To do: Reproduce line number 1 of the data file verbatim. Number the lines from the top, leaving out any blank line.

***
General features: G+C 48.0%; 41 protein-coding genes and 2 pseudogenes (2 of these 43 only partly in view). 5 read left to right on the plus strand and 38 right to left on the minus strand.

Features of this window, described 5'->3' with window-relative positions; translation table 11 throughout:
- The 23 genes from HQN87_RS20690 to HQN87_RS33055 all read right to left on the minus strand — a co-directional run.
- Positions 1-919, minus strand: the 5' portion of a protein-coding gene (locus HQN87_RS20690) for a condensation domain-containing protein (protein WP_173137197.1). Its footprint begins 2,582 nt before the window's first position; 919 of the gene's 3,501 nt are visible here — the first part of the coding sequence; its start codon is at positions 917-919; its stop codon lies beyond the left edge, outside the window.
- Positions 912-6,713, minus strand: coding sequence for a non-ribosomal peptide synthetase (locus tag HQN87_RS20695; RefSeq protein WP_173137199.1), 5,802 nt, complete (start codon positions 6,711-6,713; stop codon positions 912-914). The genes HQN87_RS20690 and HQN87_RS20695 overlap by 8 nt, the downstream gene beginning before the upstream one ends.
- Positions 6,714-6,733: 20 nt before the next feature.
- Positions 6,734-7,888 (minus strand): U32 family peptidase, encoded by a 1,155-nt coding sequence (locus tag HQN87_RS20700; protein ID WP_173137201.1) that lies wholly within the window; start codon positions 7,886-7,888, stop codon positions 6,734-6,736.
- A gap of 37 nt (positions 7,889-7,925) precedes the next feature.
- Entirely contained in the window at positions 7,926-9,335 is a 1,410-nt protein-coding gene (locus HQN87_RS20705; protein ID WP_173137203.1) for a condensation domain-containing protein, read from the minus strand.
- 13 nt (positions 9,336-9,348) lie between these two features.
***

General features: G+C 48.0%; 41 protein-coding genes and 2 pseudogenes (2 of these 43 only partly in view). 5 read left to right on the plus strand and 38 right to left on the minus strand.